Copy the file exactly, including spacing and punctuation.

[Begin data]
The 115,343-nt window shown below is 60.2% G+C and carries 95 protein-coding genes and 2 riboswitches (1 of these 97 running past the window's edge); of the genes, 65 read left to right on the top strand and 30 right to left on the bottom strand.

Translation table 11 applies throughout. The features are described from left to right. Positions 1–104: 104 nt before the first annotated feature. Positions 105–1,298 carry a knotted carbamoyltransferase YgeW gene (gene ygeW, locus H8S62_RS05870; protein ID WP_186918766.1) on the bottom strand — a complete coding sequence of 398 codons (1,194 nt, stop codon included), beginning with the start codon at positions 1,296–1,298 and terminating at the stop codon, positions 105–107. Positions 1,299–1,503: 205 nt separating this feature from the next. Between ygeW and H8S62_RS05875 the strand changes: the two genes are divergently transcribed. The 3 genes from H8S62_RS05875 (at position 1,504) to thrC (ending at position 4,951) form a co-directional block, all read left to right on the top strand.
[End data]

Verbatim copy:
The 115,343-nt window shown below is 60.2% G+C and carries 95 protein-coding genes and 2 riboswitches (1 of these 97 running past the window's edge); of the genes, 65 read left to right on the top strand and 30 right to left on the bottom strand.

Translation table 11 applies throughout. The features are described from left to right. Positions 1–104: 104 nt before the first annotated feature. Positions 105–1,298 carry a knotted carbamoyltransferase YgeW gene (gene ygeW, locus H8S62_RS05870; protein ID WP_186918766.1) on the bottom strand — a complete coding sequence of 398 codons (1,194 nt, stop codon included), beginning with the start codon at positions 1,296–1,298 and terminating at the stop codon, positions 105–107. Positions 1,299–1,503: 205 nt separating this feature from the next. Between ygeW and H8S62_RS05875 the strand changes: the two genes are divergently transcribed. The 3 genes from H8S62_RS05875 (at position 1,504) to thrC (ending at position 4,951) form a co-directional block, all read left to right on the top strand.